The Real Life Gunter Dueck

On the 18th of March I was fortunate enough to see Gunter Dueck aka wilddueck at an event organised by Startplatz. Thanks a lot for Lorenz and Matthias for inviting me! I actually have to give it to the two, they are making great strides with Startplatz. I am still missing real offices instead of open space, but other than that, what a great place to be. I am already looking forward to spending some time in the coming weeks.

But back to the subject at hand. The KOMED Hall was packed and after a Startplatz Intro by Matthias, Gunter Dueck came to the stage and started well. Lots of anecdotes, the stuff he is good at. I actually put a few things into tweets which I will list here.

He really said that this was his greatest learning after 5 years.

Ok, that one is obvious and often said, but needs repeating. You still need to make a plan by the way as it helps you think, but then you can put it away.

It’s really looking at Crossing the Chasm a little bit differently, but he emphasised that this middle part needs the entrepreneurs that will be willing to go through these hard times. He is not one of them by the way. He repeated that often.

This was actually very valuable as it is so simple. It was told to him by somebody that listed a lot of startups at the NASDAQ and others. It is just that a VC knows that 10% of his investments will have to pay for the entire portfolio more or less. So they need to big bets. Making 100 million EURs on a 10 million EUR investment just makes you break even. To understand this portion from the getgo and build the really big ones, always think that each cost has a 40% interest. It’s really scary, but a good frame of reference. Also Gunter Dueck said that there really only is a hockeystick. All other graphs for company growths are meaningless and not really existent in terms of breakthrough products, and that what innovation is about.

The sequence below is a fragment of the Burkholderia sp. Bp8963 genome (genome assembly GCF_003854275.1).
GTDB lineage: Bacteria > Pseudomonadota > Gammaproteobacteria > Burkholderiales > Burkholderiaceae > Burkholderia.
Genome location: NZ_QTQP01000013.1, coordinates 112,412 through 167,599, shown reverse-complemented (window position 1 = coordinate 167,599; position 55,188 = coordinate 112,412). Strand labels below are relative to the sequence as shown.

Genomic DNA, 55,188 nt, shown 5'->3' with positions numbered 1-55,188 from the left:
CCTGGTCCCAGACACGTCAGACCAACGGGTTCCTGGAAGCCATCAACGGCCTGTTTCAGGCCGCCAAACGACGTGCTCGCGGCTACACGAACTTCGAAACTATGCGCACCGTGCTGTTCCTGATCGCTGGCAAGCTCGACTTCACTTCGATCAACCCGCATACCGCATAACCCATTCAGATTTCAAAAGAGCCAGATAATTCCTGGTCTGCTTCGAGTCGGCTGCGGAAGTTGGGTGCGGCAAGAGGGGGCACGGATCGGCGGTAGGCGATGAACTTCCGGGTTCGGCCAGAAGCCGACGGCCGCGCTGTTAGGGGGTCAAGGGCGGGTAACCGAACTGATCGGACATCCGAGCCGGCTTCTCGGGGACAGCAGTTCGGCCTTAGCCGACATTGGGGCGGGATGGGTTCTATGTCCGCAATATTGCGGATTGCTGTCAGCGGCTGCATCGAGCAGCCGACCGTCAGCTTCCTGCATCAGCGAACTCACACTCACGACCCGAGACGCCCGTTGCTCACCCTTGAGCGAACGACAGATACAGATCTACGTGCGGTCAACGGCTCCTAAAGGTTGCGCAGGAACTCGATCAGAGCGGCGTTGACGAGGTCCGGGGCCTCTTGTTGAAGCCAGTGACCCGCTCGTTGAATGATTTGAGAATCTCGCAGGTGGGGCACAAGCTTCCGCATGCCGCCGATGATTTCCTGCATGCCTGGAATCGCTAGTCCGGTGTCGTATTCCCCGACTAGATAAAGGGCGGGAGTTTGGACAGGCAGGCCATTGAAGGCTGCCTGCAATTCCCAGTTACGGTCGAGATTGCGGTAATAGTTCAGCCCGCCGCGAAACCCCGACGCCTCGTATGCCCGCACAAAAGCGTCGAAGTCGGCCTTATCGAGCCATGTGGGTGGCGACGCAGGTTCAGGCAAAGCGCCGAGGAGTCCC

This was agreed upon by many. We actually had an entire team doing those fights for us at Adcloud, and they did a great job. But in the end you need a sponsor at the top. And btw, this is not something that is bad or good or anything, it is just like this. There are budgets, and sales people, and stories, and whatnot inside a company that all naturally is against rocking the boat. This makes it really hard.

Well put.

This again is really important and really true. Same as saying that you need to be orders of a magnitude better. I actually don’t even think consultants CAN get you to a 2+.

Then to end this one slide of what you really have to do for innovation.

A few words on those. Agile is becoming a buzzword but really looking at the core values of agile, and lean for that matter, leads to a change in how you really work. This is especially hard for established players that have clear data on their old business on what to do next, that do not exist in the world we are in today, especially in younger companies. And you need an entrepreneurial spirit and you need risk taking. I wondered recently if a team inside a big company could say that they will forgo 6 months salary for a matching investment of e.g. 5 or 10 times the salary they give up and get a share in the business. This would be a lot more startup like. You have pain on the founder side then, but by making sure that they can have their job back after 6 months you allow them to take risks.

I will leave you at that and let you think for yourselves. It is a really tough subject I am thinking more and more about.

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